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Is “Serial Entreprenuer” Just Code for Serial Failure?

By: Ned Stringham

Have you noticed that just about everyone you speak with these days is a ‘serial entrepreneur?’ It’s the vogue thing to be. Like consultants in the late 80’s and venture capitalists in the late 90’s, everyone is trying to spin their story, but as before, the substance is often lacking.

The odds of building a successful company these days is about equal to being struck by lightning. Even looking at the track records of venture capitalists over the last decade shows how hard it is even for the most experienced people around to pick the winners. Data from Venture One shows that less than 5% of all venture capital firm investments paid back more than 1.5x their original investments over the last ten years, and these odds have only been getting worse. If that is the record of the pros, imagine the odds of success for all startups. There is a lot of capital being destroyed by the craze for serial entrepreneurship. In fact, failing is now supposed to be a positive thing. Somehow losing people’s money once isn’t enough. Yes, this is a bit harsh, but I am trying to make a clear point: you need to be irrationally optimistic to give entrepreneurship a try.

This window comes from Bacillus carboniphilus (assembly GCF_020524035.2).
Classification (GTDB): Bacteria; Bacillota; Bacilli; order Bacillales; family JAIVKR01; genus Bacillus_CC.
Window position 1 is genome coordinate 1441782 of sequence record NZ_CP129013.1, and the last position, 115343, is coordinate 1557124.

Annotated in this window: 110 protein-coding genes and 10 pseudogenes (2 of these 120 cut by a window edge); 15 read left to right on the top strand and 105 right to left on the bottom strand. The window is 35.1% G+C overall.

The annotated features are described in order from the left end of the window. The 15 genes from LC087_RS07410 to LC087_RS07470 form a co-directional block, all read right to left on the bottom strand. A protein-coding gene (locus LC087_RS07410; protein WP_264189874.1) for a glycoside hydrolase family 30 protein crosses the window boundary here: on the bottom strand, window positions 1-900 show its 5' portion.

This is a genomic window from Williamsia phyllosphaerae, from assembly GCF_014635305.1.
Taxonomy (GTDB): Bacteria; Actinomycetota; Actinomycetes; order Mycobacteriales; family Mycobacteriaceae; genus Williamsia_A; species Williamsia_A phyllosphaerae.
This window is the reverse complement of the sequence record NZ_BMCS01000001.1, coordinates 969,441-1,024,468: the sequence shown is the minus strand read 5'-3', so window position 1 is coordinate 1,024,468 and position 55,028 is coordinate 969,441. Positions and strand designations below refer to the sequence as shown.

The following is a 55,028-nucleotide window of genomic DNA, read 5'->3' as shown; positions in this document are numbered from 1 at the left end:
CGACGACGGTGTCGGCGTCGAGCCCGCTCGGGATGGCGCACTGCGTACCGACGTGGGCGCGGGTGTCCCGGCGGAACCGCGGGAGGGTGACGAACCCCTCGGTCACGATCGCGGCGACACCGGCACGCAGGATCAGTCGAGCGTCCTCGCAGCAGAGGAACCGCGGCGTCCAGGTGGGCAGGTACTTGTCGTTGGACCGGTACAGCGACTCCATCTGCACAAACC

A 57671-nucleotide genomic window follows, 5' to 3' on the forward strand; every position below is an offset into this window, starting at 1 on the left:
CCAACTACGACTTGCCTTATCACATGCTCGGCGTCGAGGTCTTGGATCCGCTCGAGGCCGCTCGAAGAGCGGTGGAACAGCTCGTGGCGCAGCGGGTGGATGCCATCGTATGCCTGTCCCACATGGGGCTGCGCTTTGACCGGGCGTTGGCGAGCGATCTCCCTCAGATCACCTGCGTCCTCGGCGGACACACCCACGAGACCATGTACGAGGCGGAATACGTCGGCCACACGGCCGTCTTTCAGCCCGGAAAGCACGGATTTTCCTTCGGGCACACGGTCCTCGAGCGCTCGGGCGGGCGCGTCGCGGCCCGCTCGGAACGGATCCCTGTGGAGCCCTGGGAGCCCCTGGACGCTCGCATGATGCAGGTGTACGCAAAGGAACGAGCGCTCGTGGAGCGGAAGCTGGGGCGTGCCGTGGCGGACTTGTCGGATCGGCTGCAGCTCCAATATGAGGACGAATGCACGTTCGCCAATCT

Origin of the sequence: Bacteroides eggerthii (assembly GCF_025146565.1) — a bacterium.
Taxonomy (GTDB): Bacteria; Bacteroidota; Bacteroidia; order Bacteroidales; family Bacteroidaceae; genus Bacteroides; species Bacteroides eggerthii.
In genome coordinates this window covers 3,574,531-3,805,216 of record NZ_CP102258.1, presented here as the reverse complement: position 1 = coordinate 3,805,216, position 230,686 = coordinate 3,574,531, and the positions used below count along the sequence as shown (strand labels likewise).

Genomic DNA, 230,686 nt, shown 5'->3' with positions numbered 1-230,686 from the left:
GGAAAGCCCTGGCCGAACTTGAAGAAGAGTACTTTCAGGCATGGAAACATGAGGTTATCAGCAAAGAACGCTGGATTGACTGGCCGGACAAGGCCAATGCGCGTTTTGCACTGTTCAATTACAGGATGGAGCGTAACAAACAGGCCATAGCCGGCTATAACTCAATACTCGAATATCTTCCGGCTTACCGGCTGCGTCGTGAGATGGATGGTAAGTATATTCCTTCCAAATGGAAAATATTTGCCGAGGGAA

So what is causing this wave of irrational optimism? It seems to me to be 3 three things:

1.Rock star like status and obscene amounts of wealth garnered by those few who have succeeded. There are not a lot of feature stories about the failures. The media would have you believe that success is easier than it is.

2.We all want to be our own boss. We value that independence and apparent freedom.

3.There is no room for the middle manager in business today. Technology has largely replaced that need. This leaves many people unemployed without real options. Entrepreneurship is seen by many as one of the few paths available to take.

The message here is not to reject entrepreneurship; instead, make sure you understand what you are trying to do. Don’t accept the common thinking. Challenge the basic assumptions and make sure you are ready for the ride–wherever it might take you.

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